Global News Washington bureau chief Jackson Proskow provides an update on the Trump impeachment process as the U.S. awaits the Senate trial and Inauguration Day.
Global News Washington bureau chief Jackson Proskow provides an update on the Trump impeachment process as the U.S. awaits the Senate trial and Inauguration Day.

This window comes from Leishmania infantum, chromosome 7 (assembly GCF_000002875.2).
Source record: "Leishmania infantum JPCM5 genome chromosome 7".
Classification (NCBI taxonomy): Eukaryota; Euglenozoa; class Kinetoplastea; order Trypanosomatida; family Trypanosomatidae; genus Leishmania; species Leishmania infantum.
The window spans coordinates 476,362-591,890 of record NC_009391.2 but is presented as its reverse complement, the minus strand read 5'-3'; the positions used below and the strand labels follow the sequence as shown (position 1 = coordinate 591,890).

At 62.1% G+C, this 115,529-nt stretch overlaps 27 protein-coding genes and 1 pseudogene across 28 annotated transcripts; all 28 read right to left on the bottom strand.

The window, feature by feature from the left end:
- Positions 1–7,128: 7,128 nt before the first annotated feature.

The federal government is eyeing a comprehensive North American energy strategy as workers reel from cancellation of the Keystone XL pipeline. The project's presidential permit was rescinded by U.S. President Joe Biden on his first day in office, prompting outrage from Alberta's provincial government. TC Energy, the proponent, had pre-emptively ceased construction of the project. "I was the minister of natural resources when the Obama administration cancelled Keystone XL. So for me, it's Round 2 of deep disappointment," Minister Jim Carr, Prime Minister Justin Trudeau's representative for the Prairies, said Monday. "We have to look forward, however, to a continental energy strategy." That North American energy strategy is enticing to Alberta's premier as well, with Jason Kenney suggesting to the prime minister that they approach Washington together to pitch a collaborative approach to North American energy and climate policy. "Canada and the U.S. share a highly integrated energy system, including criss-crossing infrastructure such as pipelines and electricity transmission systems. Our energy and climate goals must be viewed in the context of that integrated system," Kenney wrote. The premier has called the Keystone cancellation an "insult" and a "gut-punch," repeatedly pressing for retaliation against the U.S. and suggesting economic and trade sanctions if the administration is unwilling to engage in conversations about the future of the pipeline. Last year, Kenney invested $1.5 billion in Keystone XL, arguing it would never be completed without the infusion. The pipeline, first announced in 2005, would have carried 830,000 barrels of crude a day from the oilsands in Alberta to Nebraska. The Biden administration has made no indication it intends to consider reinstating the permit. TC Energy has already laid off 1,000 workers in Alberta. A continental energy partnership has been an elusive goal for more than 15 years, with multiple trilateral meetings ending with consensus but often without measurable outcomes. It's been five years since Carr, then the minister of natural resources, hosted his American and Mexican counterparts to discuss the potential of such a partnership. They agreed to collaborate on things like energy technologies, energy efficiency, carbon capture and emissions reduction. While they signed a document stating these shared goals, synergy between the three countries has been slow to develop. In December 2014, a similar meeting ended with a to-do list to move forward on a continental energy strategy, including mapping energy infrastructure and sharing data. That data website hasn't been updated since 2017. In that meeting, then-natural resources minister Greg Rickford was making the pitch to the Obama administration for why Keystone XL should be permitted to live. It was cancelled — for the first time — less than a year later. "We've gone through a period over the last number of years where relations around energy have kind of died a slow death and become more and more narrowly focused around individual projects," said Monica Gattinger, director of the Institute for Science, Society and Policy at the University of Ottawa. "There's tremendous potential between Canada and the United States to collaborate around energy and environmental objectives in the long term." Gattinger said changes in the United States around hydrocarbon and shale have diminished the country's motivation for a broader energy approach. With the national governments in Canada and the U.S. now more closely aligned on climate priorities, she added there's the potential for a breakthrough. "Both countries have vast potential across a whole host of energy resources," she said. "Those are the conversations that we have not been having in North America for a number of years now. And there is a real opportunity to do so at this time." Carr is optimistic, too. "We're hardly starting from scratch, and there will be alignment," he said, alluding to his hope for co-operation between the U.S. and Canada, but also with the Prairie provinces. "There is an awful lot of work to be done and an awful lot of potential."